Missile defense loomed large among the issues between Mr. Bush and Chretien, as did oil drilling in Alaska's Arctic National Wildlife Refuge, which is criticized in Canada on environmental grounds.
The meeting with Chretien was Mr. Bush's first face-to-face session with a world leader since taking office Jan. 20. It was arranged after Mr. Bush said he would visit Mexico, not Canada, in his first foreign trip later this month, abandoning the practice of his three most recent predecessors.
As a curtain raiser for that trip, the White House planned a weeklong focus next week on Mr. Bush's national security agenda.
The White House cast the visit by Chretien, which began earlier Monday, as upbeat and devoid of sore feelings about the friendly overture to Mexico.
"Frankly, all our discussions with the Canadians have been nothing but positive," said press secretary Ari Fleischer.
In a speech before the Organization of American States, Chretien said he views relations with all American nations, including the United States and Mexico, as that of "una gran familia" one big family that is "secure in our unique identity and sovereignty."
"Canadians felt that our national journey was taking a different path than that of the Americas," Chretien said. "Those days are gone, forever."
Canadians have not ignored the fact that Mr. Bush made a congratulatory call to Mexican President Vicente Fox when Fox was inaugurated last year. Nor have they overlooked the chummy nature of the Feb. 16 Bush-Fox meeting, to be held on Fox's ranch, or Secretary of State Colin Powell's comment that the Mexico trip was evidence of "the special place Mexico holds in our national priorities."
The personal vibe between Mr. Bush and Chretien will be closely watched too. It was widely known in Canada that Chretien, who had a warm relationship with former President Clinton, would have preferred to work with defeated Democrat Al Gore, and that Chretien's conservative predecessor, Brian Mulroney, has maintained ties with Mr. Bush's father, the former president.
The informal agenda for the Bush-Chretien meeting included a range of border issues, the Summit of the Americas conference to be held in Quebec in April, and trade. U.S.-Canadian trade totals $1.3 billion a day or nearly $500 billion a year, about twice the combined trade with Mexico.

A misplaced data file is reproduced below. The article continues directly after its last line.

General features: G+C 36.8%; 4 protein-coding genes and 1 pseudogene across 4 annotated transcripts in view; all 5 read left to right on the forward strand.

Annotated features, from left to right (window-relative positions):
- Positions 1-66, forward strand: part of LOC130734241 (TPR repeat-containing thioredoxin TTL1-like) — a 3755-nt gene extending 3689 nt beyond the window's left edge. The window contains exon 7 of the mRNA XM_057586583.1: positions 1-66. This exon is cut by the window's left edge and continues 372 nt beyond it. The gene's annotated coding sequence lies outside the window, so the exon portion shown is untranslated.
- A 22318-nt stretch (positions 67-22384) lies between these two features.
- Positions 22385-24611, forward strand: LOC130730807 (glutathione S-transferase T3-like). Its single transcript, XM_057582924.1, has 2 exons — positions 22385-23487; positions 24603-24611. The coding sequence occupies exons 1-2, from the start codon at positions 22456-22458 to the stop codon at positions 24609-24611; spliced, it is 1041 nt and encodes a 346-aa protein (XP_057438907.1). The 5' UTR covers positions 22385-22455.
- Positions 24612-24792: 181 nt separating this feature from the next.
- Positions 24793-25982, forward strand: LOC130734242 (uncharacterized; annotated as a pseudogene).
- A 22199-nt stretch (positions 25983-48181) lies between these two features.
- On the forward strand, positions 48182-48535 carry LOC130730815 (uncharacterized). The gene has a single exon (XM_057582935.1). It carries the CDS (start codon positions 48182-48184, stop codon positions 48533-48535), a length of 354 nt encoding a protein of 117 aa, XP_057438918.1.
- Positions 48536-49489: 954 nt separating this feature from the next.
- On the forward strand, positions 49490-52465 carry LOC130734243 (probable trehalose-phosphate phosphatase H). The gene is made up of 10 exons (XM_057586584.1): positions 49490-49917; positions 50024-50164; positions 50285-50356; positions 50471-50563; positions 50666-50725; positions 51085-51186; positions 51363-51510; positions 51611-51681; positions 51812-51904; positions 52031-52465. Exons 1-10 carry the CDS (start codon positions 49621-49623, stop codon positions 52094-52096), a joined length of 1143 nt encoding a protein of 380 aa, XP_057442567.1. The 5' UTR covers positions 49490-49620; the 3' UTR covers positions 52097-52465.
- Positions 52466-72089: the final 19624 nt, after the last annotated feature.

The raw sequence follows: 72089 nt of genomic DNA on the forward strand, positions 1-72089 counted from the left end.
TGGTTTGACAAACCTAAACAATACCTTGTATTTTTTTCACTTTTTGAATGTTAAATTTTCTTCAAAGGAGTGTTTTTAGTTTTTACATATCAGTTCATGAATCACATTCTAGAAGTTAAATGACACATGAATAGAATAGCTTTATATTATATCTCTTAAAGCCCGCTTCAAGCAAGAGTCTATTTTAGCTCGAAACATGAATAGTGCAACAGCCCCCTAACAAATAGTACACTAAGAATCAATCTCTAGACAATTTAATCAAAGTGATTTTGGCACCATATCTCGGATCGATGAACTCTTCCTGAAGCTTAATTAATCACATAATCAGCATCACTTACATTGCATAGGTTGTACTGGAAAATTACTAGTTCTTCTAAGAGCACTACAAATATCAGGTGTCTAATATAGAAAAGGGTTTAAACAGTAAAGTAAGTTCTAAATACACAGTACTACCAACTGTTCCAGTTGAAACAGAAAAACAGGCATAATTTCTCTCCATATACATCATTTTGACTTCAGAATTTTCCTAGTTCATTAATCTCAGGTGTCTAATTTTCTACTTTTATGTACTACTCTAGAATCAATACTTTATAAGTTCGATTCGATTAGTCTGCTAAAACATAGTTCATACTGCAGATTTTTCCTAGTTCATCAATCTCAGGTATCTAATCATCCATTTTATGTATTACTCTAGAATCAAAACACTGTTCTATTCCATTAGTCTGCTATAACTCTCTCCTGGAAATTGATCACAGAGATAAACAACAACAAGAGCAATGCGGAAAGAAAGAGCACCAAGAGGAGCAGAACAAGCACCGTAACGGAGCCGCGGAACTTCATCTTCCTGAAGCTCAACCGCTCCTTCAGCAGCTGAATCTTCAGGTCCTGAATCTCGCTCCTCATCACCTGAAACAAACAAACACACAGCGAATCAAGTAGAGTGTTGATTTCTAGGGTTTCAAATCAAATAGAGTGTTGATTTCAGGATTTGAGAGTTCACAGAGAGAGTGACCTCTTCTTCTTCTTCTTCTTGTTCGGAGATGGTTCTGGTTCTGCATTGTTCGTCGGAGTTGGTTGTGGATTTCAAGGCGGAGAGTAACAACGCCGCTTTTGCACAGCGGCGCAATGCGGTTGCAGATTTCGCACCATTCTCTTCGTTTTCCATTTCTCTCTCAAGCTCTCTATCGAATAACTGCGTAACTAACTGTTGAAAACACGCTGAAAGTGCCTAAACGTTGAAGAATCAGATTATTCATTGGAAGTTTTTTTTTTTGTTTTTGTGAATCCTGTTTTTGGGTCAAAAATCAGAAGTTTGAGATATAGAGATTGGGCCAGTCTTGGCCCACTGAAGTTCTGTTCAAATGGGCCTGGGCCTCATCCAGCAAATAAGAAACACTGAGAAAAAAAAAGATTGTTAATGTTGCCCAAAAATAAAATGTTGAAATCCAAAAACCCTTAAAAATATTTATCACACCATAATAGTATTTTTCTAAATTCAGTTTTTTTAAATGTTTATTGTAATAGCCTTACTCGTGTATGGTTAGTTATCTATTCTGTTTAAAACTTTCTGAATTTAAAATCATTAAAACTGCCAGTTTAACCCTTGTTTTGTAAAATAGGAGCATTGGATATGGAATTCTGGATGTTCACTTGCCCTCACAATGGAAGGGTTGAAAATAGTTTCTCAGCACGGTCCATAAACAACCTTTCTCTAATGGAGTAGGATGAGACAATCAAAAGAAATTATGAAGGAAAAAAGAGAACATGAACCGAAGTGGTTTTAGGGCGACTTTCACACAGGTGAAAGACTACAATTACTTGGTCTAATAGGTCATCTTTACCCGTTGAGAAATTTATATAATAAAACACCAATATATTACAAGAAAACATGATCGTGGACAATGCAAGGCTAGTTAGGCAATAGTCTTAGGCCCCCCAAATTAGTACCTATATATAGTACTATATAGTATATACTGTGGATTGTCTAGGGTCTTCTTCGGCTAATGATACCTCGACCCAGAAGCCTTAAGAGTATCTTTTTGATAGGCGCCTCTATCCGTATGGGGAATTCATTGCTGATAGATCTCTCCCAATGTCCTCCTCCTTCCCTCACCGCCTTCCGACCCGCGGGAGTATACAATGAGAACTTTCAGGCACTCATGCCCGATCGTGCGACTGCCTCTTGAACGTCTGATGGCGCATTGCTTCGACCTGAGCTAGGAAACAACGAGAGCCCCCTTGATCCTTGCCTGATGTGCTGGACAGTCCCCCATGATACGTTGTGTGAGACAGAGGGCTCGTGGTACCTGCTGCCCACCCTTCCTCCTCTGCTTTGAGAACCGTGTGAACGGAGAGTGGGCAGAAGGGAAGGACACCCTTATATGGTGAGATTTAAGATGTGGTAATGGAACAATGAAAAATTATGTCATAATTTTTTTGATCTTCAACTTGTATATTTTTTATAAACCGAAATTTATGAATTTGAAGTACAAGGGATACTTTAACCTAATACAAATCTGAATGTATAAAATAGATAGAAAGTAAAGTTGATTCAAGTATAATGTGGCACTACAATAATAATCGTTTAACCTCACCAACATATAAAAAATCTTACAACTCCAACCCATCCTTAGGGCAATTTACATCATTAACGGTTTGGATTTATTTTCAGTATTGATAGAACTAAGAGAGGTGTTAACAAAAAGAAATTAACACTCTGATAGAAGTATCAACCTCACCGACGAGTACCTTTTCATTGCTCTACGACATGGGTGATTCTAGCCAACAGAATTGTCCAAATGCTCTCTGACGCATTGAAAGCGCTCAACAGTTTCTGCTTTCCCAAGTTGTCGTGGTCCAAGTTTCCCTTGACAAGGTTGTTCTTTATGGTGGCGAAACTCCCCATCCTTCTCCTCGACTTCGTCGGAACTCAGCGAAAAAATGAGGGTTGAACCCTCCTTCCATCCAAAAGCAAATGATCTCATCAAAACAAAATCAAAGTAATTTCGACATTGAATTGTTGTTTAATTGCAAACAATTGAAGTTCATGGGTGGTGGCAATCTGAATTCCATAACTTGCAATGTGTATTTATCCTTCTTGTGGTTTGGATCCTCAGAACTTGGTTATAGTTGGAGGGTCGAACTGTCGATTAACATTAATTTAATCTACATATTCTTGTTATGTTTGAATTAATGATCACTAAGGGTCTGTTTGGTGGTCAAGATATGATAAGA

Russia, China and most NATO allies have objected to the missile defense system, which Mr. Bush said he wants as a means of protecting the United States against accidental missile launches or an attack from a rogue nation. Mr. Bush is plowing ahead despite those objections.
"He believes it's a very effective way to protect America and our allies," Fleischer said.
Mr. Bush called for drlling in the Arctic refuge, noting that it might hold about 11 billion barrels of oil, about as much as the Prudhoe Bay field 50 miles to the west. Environmentalists say developing the oil field would jeopardize the coastal plain's wildlife, including 130 species of migrating birds; thousands of porcupine caribou that give birth to their young in the summer; and polar bears, musk oxen and grizzly bears.
Matt Hoffman, a University of Delaware political scientist, predicted Mr. Bush would be unlikely to push sweeping changes in his early foreign policy meetings.
"It is unreasonable to come in and start making breakpoint changes," Hoffman said. "That upsets our allies. It upsets our enemies, for lack of a better word. I think President Bush understands that."
Outside of his talks with Chretien, Mr. Bush also kept up the calls to foreign leaders he's been making since he took office. He spent five minutes on the phone Monday with Nigerian President Olusegun Obasanjo to pledge his support for democratic rule and economic development in the oil-rich African nation.
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